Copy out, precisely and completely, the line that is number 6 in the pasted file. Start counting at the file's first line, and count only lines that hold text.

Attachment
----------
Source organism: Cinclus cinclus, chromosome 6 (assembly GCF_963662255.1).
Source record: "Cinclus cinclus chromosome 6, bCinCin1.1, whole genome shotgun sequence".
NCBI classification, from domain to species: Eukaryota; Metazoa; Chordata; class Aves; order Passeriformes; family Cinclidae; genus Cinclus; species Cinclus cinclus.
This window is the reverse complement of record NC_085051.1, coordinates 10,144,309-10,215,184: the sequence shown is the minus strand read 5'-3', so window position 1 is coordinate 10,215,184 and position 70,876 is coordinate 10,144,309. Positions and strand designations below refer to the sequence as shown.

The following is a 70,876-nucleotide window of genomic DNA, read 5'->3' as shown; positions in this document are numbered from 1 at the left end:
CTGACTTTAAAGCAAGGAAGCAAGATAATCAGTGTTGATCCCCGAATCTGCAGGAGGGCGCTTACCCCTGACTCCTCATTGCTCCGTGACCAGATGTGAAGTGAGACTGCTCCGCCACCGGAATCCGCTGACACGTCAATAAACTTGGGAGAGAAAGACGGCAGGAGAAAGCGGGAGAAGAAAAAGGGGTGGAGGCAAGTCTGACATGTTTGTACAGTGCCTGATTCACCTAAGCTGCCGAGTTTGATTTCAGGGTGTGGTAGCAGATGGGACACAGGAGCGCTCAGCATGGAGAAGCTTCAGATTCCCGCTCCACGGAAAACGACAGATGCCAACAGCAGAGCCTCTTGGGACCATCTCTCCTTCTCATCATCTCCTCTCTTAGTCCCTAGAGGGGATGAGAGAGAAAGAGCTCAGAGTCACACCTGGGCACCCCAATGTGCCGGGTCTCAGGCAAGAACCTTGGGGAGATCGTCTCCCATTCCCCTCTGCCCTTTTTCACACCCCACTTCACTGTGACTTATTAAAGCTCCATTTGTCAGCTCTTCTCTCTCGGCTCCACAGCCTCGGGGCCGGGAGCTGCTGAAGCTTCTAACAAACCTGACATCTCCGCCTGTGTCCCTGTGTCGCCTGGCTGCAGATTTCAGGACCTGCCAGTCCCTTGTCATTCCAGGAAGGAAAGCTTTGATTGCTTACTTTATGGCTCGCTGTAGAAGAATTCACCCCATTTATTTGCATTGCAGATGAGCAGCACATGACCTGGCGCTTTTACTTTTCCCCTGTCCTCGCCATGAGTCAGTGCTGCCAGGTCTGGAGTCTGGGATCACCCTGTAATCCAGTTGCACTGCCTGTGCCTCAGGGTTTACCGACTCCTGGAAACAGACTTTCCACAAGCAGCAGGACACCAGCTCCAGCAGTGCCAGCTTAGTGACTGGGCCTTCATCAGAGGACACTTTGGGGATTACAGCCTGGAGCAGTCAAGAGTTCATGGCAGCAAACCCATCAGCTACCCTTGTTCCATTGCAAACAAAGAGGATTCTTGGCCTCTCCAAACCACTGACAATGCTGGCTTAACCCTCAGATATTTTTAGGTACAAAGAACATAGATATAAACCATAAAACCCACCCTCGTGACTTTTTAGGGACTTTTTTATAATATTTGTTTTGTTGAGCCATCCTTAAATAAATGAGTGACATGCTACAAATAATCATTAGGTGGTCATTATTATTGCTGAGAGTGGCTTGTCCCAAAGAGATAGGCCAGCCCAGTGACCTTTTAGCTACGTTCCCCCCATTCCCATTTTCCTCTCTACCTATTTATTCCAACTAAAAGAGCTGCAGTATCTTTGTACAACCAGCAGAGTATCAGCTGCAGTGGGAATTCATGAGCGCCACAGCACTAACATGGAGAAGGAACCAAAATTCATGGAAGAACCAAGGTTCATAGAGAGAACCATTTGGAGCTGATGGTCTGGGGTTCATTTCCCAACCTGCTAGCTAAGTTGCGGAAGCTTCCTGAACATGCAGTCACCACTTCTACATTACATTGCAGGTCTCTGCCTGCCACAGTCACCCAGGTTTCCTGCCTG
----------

CTGACTTTAAAGCAAGGAAGCAAGATAATCAGTGTTGATCCCCGAATCTGCAGGAGGGCGCTTACCCCTGACTCCTCATTGCTCCGTGACCAGATGTGAAGTGAGACTGCTCCGCCACCGGAATCCGCTGACACGTCAATAAACTTGGGAGAGAAAGACGGCAGGAGAAAGCGGGAGAAGAAAAAGGGGTGGAGGCAAGTCTGACATGTTTGTACAGTGCCTGATTCACCTAAGCTGCCGAGTTTGATTTCAGGGTGTGGTAGCAGATGGGACACAGGAGCGCTCAGCATGGAGAAGCTTCAGATTCCCGCTCCACGGAAAACGACAGATGCCAACAGCAGAGCCTCTTGGGACCATCTCTCCTTCTCATCATCTCCTCTCTTAGTCCCTAGAGGGGATGAGAGAGAAAGAGCTCAGAGTCACACCTGGGCACCCCAATGTGCCGGGTCTCAGGCAAGAACCTTGGGGAGATCGTCTCCCATTCCCCTCTGCCCTTTTTCACACCCCACTTCACTGTGACTTATTAAAGCTCCATTTGTCAGCTCTTCTCTCTCGGCTCCACAGCCTCGGGGCCGGGAGCTGCTGAAGCTTCTAACAAACCTGACATCTCCGCCTGTGTCCCTGTGTCGCCTGGCTGCAGATTTCAGGACCTGCCAGTCCCTTGTCATTCCAGGAAGGAAAGCTTTGATTGCTTACTTTATGGCTCGCTGTAGAAGAATTCACCCCATTTATTTGCATTGCAGATGAGCAGCACATGACCTGGCGCTTTTACTTTTCCCCTGTCCTCGCCATGAGTCAGTGCTGCCAGGTCTGGAGTCTGGGATCACCCTGTAATCCAGTTGCACTGCCTGTGCCTCAGGGTTTACCGACTCCTGGAAACAGACTTTCCACAAGCAGCAGGACACCAGCTCCAGCAGTGCCAGCTTAGTGACTGGGCCTTCATCAGAGGACACTTTGGGGATTACAGCCTGGAGCAGTCAAGAGTTCATGGCAGCAAACCCATCAGCTACCCTTGTTCCATTGCAAACAAAGAGGATTCTTGGCCTCTCCAAACCACTGACAATGCTGGCTTAACCCTCAGATATTTTTAGGTACAAAGAACATAGATATAAACCATAAAACCCACCCTCGTGACTTTTTAGGGACTTTTTTATAATATTTGTTTTGTTGAGCCATCCTTAAATAAATGAGTGACATGCTACAAATAATCATTAGGTGGTCATTATTATTGCTGAGAGTGGCTTGTCCCAAAGAGATAGGCCAGCCCAGTGACCTTTTAGCTACGTTCCCCCCATTCCCATTTTCCTCTCTACCTATTTATTCCAACTAAAAGAGCTGCAGTATCTTTGTACAACCAGCAGAGTATCAGCTGCAGTGGGAATTCATGAGCGCCACAGCACTAACATGGAGAAGGAACCAAAATTCATGGAAGAACCAAGGTTCATAGAGAGAACCATTTGGAGCTGATGGTCTGGGGTTCATTTCCCAACCTGCTAGCTAAGTTGCGGAAGCTTCCTGAACATGCAGTCACCACTTCTACATTACATTGCAGGTCTCTGCCTGCCACAGTCACCCAGGTTTCCTGCCTG